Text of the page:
While all recent Macs are getting new macOS 12 'Monterey' features like Universal Control, AirPlay to Mac, Shortcuts (in AppKit!), redesigned Safari, and ecosystem features like SharePlay, Quick Notes, Spatial Audio, iCloud+, and more, Intel Macs aren't getting some Apple silicon-dependant features like Live Text, system-wide Translation, Portrait Mode in FaceTime, and Apple Earth. And that's making some people hella mad!
So, what's the deal?
"For the first time, some of Apple's own features will only be available on computers with the company's homegrown silicon," It's because first time Apple has computers with homegrown silicon.
So just like in my video yesterday where I went over why some people were hella mad, hella angry that Apple didn't use WWDC and the M1 as an opportunity to bring macOS to the iPad Pro, I'm gonna go over today why some people are just as mad, just as angry, that Apple with macOS Monterey is bringing some features exclusively to the M1 Mac and not to the previous Intel Macs. "Apple starts leaving Intel Macs behind in macOS Monterey.
And that includes the features that they wanna bring to those products. So it is absolutely not a surprise that once Apple has the same kind of capabilities in Macs that they've had in iOS devices for over a decade now, they are gonna just use the ever loving stuffing out of those capabilities. "As MacRumors spotted after Apple's developer conference this week, the teeny-tiny footnote at the very bottom of the macOS Monterey preview page indicate that certain new upgrades will only be available on Macs with M1 chips." And first, kudos to MacRumors for not only finding that story and posting it so early, but the minute I gave some context to it on Twitter, Joe Rossignol immediately updated with that context. "A portrait mode in FaceTime that lets you blur your background during calls won't be available for Intel Macs. Neither will Apple's new LiveText feature, which allow you to copy text directly from photos." So in the case of these specific features, of several of the features that are exclusive to the M1 to the Apple silicon Macs, it's because a neural engine, the 16-core neural engine is exclusive to the M1 Macs. It's part of the same package that went into the A14, that went into the the M1. The same Silicon generation, the same architecture that Apple is using across their devices this year from the iPhone to the iPad Air to the iPad Pro to the new Macs.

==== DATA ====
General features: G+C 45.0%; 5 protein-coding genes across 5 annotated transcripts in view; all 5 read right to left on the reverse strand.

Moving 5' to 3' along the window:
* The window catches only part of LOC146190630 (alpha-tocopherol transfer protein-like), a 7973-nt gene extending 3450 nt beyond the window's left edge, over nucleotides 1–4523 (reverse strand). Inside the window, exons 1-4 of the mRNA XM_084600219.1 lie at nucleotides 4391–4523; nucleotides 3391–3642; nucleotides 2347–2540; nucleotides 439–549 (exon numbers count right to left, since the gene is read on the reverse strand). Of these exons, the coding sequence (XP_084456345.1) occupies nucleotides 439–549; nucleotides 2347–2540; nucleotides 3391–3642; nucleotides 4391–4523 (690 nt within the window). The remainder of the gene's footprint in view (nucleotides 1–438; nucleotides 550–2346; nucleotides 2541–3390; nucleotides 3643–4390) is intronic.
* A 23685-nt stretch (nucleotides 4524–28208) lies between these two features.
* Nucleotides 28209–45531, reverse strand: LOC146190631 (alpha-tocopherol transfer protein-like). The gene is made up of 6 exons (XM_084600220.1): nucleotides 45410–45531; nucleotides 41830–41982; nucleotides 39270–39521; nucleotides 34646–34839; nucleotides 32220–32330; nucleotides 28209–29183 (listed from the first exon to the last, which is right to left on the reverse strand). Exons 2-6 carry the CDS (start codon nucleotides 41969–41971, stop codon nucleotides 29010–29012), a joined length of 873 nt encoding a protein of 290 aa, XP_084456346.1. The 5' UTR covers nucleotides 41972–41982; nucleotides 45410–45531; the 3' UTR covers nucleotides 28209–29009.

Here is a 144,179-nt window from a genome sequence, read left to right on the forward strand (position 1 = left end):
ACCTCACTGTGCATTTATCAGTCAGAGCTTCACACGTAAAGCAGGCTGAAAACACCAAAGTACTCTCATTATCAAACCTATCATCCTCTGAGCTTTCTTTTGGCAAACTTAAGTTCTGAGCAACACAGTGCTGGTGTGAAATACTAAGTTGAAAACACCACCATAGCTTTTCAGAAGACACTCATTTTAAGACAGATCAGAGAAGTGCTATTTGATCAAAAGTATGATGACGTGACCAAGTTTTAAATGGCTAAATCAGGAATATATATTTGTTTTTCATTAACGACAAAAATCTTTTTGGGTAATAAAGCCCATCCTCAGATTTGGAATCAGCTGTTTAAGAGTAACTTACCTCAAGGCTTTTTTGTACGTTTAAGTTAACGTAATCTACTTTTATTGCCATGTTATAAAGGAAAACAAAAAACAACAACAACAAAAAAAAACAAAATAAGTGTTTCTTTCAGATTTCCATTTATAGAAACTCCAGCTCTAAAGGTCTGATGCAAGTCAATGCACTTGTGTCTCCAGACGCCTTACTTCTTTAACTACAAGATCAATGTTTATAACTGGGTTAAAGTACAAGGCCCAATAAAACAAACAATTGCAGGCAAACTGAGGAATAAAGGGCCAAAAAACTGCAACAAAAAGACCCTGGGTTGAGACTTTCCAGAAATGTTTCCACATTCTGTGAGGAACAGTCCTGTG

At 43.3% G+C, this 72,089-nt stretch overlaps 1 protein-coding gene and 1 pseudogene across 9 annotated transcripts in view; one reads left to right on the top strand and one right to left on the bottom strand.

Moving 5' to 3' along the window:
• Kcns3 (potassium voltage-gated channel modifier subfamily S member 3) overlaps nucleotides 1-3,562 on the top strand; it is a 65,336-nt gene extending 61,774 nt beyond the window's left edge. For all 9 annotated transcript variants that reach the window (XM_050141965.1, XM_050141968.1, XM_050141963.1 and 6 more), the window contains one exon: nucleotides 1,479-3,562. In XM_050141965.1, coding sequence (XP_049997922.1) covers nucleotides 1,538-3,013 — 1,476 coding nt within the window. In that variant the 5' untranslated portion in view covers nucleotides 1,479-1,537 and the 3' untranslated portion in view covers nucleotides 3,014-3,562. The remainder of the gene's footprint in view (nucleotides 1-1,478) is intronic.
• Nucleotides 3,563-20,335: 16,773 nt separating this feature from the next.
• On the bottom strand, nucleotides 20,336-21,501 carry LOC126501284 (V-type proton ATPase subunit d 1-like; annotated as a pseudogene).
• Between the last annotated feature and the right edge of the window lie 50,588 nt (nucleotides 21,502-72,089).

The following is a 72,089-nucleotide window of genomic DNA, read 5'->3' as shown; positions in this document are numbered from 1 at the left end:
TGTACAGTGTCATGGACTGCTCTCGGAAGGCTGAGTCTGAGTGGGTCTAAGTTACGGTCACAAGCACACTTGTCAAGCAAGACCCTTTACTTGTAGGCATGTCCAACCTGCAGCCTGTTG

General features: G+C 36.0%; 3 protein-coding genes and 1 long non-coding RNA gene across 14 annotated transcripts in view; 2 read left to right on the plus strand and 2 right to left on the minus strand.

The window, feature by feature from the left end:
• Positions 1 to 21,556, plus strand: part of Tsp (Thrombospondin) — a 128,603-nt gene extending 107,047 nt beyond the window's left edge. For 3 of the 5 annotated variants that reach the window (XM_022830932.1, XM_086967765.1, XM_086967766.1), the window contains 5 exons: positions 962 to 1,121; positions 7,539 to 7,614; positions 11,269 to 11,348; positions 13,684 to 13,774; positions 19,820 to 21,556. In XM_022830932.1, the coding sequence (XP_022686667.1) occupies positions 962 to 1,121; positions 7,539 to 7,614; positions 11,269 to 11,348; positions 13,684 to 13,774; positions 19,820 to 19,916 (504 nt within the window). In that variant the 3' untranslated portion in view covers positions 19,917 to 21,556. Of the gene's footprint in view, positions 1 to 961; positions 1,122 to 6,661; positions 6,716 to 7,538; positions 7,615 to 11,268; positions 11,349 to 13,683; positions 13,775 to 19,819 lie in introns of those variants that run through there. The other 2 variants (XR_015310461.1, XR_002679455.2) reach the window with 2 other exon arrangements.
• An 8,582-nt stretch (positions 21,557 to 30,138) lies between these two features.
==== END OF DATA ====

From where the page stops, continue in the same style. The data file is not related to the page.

And what it does is allow Apple to perform all of these machine learning operations much, much more quickly than if they had to write everything out to the GPU, for example. But if that doesn't exist on Intel, and part of the reason Apple has been so frustrated is that they couldn't do the same kind of features that they could do on iOS on the Mac because Intel lack these things. And Apple has been working around sort of these deficits in Intel chips for years using things like the T2 chip, which they offloaded not only real-time encryption too, but also like things like H.265 transcode, encode, and decode. Because it just it worked way better on the Apple silicon than it could on the sort of generalized Intel chips. But the T2 is an equivalent to an A10 processor, and that is the generation before Apple introduced neural networks, those came with the A11 with the iPhone X's chipset. So those features were just simply not available in T2 equipped Macs and T1 Macs that was based on the S2 on the second generation Apple watch system in package, which didn't have any concept of a neural engine either. And of course, older Macs just had nothing, not even a T2 or a T1 chip.